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Rep. Carolyn Maloney, D-New York, on Tuesday introduced a second iteration of the Pandemic Risk Insurance Act – legislation that would establish a federal backstop for pandemic risk.
H.R. 7011, the Pandemic Risk Insurance Act of 2021, would establish a pandemic risk reinsurance program, requiring insurers to offer pandemic risk coverage in all critical commercial lines of insurance, including business interruption and specialty lines such as event cancellation.
The legislation would establish a parametric program for non-damage business interruption losses. The parametric coverage would compensate businesses for a portion of 180 days’ fixed costs and payroll.
It would also provide for a pooling alternative for insurers that don’t want to directly write primary non-damage business interruption coverage.
“A forward-looking, public-private partnership like this, one supported by a federal backstop, will help businesses keep their employees on payroll and weather the storm that a public health emergency brings,” Rep. Maloney said in a statement.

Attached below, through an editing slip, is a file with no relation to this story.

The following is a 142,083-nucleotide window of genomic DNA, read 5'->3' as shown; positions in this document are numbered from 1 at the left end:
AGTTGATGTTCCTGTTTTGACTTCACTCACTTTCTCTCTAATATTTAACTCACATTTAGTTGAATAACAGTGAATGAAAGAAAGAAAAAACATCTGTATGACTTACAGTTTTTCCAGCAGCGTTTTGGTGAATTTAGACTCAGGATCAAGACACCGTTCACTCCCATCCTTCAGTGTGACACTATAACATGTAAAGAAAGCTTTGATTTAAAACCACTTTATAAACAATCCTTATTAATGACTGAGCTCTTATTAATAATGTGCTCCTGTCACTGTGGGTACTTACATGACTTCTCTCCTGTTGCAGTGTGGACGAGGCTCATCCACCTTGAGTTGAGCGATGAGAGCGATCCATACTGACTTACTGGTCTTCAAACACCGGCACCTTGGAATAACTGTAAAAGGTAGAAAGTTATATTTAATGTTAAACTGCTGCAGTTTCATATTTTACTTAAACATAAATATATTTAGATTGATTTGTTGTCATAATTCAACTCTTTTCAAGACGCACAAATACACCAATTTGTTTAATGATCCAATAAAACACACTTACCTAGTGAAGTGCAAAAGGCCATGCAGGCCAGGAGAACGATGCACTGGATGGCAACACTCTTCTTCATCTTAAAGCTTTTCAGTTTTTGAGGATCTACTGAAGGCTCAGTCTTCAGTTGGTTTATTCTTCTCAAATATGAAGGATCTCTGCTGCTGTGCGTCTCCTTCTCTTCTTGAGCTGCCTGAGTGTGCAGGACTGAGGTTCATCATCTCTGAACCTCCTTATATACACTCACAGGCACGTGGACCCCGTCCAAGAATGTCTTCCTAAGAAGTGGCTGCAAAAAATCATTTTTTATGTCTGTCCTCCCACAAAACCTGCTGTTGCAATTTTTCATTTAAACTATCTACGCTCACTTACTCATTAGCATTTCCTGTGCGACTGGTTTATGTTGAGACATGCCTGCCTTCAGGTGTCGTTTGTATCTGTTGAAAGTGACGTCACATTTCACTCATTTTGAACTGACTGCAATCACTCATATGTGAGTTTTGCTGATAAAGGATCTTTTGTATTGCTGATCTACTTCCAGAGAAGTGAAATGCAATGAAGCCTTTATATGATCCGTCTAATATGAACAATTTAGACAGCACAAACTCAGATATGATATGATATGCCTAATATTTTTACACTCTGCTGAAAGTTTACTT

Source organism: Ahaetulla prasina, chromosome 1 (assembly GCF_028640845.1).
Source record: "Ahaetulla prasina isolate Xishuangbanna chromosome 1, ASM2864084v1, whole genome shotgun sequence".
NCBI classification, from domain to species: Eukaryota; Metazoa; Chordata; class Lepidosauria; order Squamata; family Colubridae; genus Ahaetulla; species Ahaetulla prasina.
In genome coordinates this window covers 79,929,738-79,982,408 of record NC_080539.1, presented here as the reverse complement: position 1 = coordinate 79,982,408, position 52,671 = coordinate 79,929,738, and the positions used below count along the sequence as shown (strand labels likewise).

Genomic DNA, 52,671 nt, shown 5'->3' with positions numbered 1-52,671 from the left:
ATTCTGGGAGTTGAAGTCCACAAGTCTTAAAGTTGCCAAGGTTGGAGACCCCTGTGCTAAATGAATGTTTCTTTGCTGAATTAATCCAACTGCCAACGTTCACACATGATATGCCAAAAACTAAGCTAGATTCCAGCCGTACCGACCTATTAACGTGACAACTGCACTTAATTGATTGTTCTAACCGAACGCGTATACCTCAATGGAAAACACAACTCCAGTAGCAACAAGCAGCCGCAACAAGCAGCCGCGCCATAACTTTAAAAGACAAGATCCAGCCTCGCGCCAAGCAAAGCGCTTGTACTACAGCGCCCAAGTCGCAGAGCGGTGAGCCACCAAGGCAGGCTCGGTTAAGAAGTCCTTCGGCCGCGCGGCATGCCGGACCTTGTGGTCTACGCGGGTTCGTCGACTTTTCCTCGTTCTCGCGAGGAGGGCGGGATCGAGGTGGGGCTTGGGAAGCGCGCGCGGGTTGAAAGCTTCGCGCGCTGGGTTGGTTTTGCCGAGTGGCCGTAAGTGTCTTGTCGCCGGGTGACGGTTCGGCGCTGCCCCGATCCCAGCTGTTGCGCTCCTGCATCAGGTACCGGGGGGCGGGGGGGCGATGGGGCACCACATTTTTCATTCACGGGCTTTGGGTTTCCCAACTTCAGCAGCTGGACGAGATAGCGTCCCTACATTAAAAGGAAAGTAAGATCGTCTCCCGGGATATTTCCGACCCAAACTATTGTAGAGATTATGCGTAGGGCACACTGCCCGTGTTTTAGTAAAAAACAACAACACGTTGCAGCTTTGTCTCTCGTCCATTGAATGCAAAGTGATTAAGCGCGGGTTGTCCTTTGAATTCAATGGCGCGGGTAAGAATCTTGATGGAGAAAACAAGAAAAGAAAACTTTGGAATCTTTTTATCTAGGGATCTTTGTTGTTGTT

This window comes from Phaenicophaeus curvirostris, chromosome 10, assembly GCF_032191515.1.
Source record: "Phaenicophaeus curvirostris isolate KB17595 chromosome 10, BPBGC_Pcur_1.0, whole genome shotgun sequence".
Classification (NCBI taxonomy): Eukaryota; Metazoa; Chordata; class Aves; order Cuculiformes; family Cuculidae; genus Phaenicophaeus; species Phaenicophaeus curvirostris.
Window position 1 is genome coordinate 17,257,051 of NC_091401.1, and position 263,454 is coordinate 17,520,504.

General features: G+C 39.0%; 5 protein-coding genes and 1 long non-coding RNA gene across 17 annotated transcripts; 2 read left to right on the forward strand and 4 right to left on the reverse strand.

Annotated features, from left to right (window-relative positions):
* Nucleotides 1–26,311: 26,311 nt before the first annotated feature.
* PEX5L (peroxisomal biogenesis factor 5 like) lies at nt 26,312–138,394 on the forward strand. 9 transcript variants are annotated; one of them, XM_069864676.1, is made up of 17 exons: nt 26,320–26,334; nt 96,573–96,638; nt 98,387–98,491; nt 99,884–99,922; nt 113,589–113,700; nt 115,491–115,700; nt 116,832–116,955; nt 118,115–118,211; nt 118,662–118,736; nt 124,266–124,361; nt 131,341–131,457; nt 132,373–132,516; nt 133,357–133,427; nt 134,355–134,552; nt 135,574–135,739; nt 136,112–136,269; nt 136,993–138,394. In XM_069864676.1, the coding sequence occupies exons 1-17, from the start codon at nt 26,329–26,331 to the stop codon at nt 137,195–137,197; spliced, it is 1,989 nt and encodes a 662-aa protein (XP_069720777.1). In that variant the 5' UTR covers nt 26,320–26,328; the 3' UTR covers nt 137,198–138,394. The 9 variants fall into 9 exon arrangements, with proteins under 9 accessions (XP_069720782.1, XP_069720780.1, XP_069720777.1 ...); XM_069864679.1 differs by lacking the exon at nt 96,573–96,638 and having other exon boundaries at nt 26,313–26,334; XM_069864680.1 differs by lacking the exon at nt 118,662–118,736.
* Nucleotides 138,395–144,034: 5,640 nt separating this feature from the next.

The move was welcomed by the Washington-based Business Continuity Coalition which represents more than 50 policyholder groups and companies in various sectors, including risk management, hospitality, real estate, retail, film and television. It urged bipartisan support for the bill.
However, the insurance industry group the American Property Casualty Insurance Association said the legislation would add to the hardships facing many businesses as they continue to struggle to recover from the pandemic.
“The legislation would make the business interruption insurance that countless small businesses rely upon unaffordable or unavailable by forcing insurers to include an uninsurable risk in all business interruption policies,” Nat Wienecke, APCIA senior vice president, federal government relations, said in a statement.
“Global pandemic risk, and the resulting economic harm, cannot be insured by the private market,” Mr. Wienecke said.
Like the Terrorism Risk Insurance Act that was enacted after the 9/11 terrorist attacks, under PRIA 2021, the federal government would pick up 95% of losses arising from any future pandemic that results in a public health emergency.
However, unlike TRIA, there is no “insurer deductible,” nor would there be any post-event recoupment.
Covered lines under the program would include excess insurance, workers compensation, business interruption, commercial general liability insurance and directors and officers liability insurance.
Rep. Maloney first introduced PRIA legislation in May 2020 in response to the COVID-19 pandemic.
The Risk & Insurance Management Society Inc. Thursday announced its official support for the Pandemic Risk Insurance Act of 2020.